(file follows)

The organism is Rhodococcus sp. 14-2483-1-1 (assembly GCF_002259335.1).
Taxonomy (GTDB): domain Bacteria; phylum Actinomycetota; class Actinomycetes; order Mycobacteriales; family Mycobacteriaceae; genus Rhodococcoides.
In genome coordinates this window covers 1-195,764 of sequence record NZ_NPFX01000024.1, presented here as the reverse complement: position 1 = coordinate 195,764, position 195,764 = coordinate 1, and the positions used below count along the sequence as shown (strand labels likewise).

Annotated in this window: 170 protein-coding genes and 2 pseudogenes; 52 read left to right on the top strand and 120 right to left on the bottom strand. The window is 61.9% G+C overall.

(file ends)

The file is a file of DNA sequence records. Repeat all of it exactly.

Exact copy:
The organism is Rhodococcus sp. 14-2483-1-1 (assembly GCF_002259335.1).
Taxonomy (GTDB): domain Bacteria; phylum Actinomycetota; class Actinomycetes; order Mycobacteriales; family Mycobacteriaceae; genus Rhodococcoides.
In genome coordinates this window covers 1-195,764 of sequence record NZ_NPFX01000024.1, presented here as the reverse complement: position 1 = coordinate 195,764, position 195,764 = coordinate 1, and the positions used below count along the sequence as shown (strand labels likewise).

Annotated in this window: 170 protein-coding genes and 2 pseudogenes; 52 read left to right on the top strand and 120 right to left on the bottom strand. The window is 61.9% G+C overall.